Real estate: It’s raining Reits


Chris Leahy
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Asia’s business community is never slow to spot a trend and real estate investment trusts are certainly hot news. A trickle from the pipeline of early Reit offerings in Singapore and latterly Hong Kong earlier in 2005 threatens to become a torrent of new issues in 2006 as the region’s property developers and investment banks line up to launch new vehicles for Asia’s yield-voracious investors.

In November, after a shaky start, Link Reit, the Hong Kong government’s agglomeration of retail malls and car parks, was greeted with euphoria by Hong Kong’s IPO-mad public. The $2.54 billion IPO was heavily oversubscribed, attracting total orders of $47 billion, including $14.5 billion from the public. The share price has jumped some 40% since trading began, although that has been helped significantly by the revelation that a US hedge fund has built a sizeable stake [see Hong Kong story].  

Quickest out of the blocks after the Link Reit stalking horse was Li Ka-Shing with the $246 million IPO of Prosperity Reit, a spin-off of various property interests from flagship developer Cheung Kong Holdings. A potent combination of the latest hot investment craze, an offering from Hong Kong’s very own Mr Midas sprinkled perhaps with some additional seasonal euphoria was too much for Hong Kong’s money-mad public. Prosperity Reit closed more than 300 times oversubscribed by retail punters. Institutional investors also applied for 80 times the amount of stock available.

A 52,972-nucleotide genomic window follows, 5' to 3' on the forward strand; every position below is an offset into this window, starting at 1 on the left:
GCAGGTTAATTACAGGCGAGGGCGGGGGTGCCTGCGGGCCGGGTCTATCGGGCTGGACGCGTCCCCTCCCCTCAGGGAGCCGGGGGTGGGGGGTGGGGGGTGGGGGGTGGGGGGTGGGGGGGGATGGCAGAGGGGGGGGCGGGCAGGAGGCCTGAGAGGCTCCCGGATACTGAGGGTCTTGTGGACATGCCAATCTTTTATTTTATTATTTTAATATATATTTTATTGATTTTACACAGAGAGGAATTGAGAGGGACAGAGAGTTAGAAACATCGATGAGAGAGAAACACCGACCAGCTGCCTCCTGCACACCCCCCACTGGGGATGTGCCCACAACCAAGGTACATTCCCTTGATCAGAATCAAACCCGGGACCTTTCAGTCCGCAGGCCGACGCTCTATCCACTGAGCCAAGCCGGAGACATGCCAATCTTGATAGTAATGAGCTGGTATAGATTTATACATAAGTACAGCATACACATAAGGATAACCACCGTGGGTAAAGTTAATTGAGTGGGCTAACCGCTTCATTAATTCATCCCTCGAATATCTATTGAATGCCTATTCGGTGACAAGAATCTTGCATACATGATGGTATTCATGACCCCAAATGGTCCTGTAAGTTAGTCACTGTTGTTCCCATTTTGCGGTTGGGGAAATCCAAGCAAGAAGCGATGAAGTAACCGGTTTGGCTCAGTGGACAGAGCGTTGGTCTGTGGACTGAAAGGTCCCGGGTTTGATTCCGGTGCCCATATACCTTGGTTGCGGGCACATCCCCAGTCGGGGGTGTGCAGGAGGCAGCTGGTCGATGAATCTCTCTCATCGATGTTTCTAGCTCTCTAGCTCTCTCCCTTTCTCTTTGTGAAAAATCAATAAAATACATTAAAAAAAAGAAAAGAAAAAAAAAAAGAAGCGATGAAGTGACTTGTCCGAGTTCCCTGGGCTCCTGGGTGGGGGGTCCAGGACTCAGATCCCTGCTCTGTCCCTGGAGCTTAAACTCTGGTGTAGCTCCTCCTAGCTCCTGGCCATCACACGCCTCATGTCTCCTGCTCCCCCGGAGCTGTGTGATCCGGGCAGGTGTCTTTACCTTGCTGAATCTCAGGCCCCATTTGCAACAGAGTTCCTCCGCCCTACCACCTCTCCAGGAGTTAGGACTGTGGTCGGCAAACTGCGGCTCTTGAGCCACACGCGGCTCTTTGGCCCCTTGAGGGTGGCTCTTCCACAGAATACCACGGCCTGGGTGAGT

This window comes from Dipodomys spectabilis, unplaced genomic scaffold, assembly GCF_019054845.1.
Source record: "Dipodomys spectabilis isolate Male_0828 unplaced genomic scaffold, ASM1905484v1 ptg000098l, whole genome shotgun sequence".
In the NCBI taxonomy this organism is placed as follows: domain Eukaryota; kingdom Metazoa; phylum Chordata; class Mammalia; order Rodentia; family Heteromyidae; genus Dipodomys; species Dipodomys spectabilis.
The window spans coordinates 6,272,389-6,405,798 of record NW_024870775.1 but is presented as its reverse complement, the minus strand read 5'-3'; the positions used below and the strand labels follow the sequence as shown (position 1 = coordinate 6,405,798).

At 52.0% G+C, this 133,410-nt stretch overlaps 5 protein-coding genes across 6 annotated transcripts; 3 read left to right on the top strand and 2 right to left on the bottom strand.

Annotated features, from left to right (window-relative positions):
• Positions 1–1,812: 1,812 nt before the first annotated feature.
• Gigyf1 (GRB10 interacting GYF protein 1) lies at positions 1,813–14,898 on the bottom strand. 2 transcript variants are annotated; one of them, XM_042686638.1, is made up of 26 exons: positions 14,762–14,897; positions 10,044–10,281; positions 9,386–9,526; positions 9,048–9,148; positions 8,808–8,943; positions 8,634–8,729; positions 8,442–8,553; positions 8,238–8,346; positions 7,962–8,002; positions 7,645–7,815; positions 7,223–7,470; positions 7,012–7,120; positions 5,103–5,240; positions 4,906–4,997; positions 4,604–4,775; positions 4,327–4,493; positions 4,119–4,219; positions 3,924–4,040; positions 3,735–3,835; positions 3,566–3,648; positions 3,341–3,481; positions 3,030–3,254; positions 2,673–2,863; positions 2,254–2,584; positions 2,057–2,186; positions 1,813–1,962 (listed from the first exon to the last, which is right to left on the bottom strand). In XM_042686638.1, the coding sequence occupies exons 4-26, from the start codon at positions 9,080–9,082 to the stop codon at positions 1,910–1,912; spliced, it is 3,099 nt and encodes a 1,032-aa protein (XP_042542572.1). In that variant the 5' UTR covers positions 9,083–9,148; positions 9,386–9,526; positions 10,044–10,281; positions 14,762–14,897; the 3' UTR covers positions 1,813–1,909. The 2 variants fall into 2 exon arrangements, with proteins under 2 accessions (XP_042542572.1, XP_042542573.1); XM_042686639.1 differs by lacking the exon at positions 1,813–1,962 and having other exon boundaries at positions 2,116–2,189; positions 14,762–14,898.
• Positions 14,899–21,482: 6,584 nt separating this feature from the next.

Three more Asian property developers have revealed their Reit plans. Malaysian infrastructure conglomerate YTL Corp launched the $305 million IPO of Starhill Reit, Malaysia’s second and largest Reit, raising $136 million. In Singapore, local developer Keppel Land announced plans to spin off a portfolio of local office towers into K-Reit Asia by way of distribution to Keppel Land shareholders on the local bourse, although there are no immediate plans to raise fresh capital for the vehicle.

Mainland China will get its first Reit when GZI Reit is spun off from Guangzhou Investment Company Limited and listed in Hong Kong. GZI Reit will initially hold retail and commercial buildings in Guangzhou and plans to raise up to $400 million by way of an IPO.

ING Real Estate, along with several Korean insurance companies and Dutch pension funds, launched ING Korea Property Investments Co in November, a private Korean company with a target asset size of approximately $800 million. Although not a Reit, the fund invests in and actively manages a portfolio of properties in Korea.

Amid Asia’s Reit euphoria, clever bankers at Macquarie announced the IPO in Singapore of Macquarie International Real Estate Fund Limited (Miref), essentially a Reit investing in Macquarie’s existing family of Reits. Unfortunately for Macquarie, investors were lukewarm on the deal.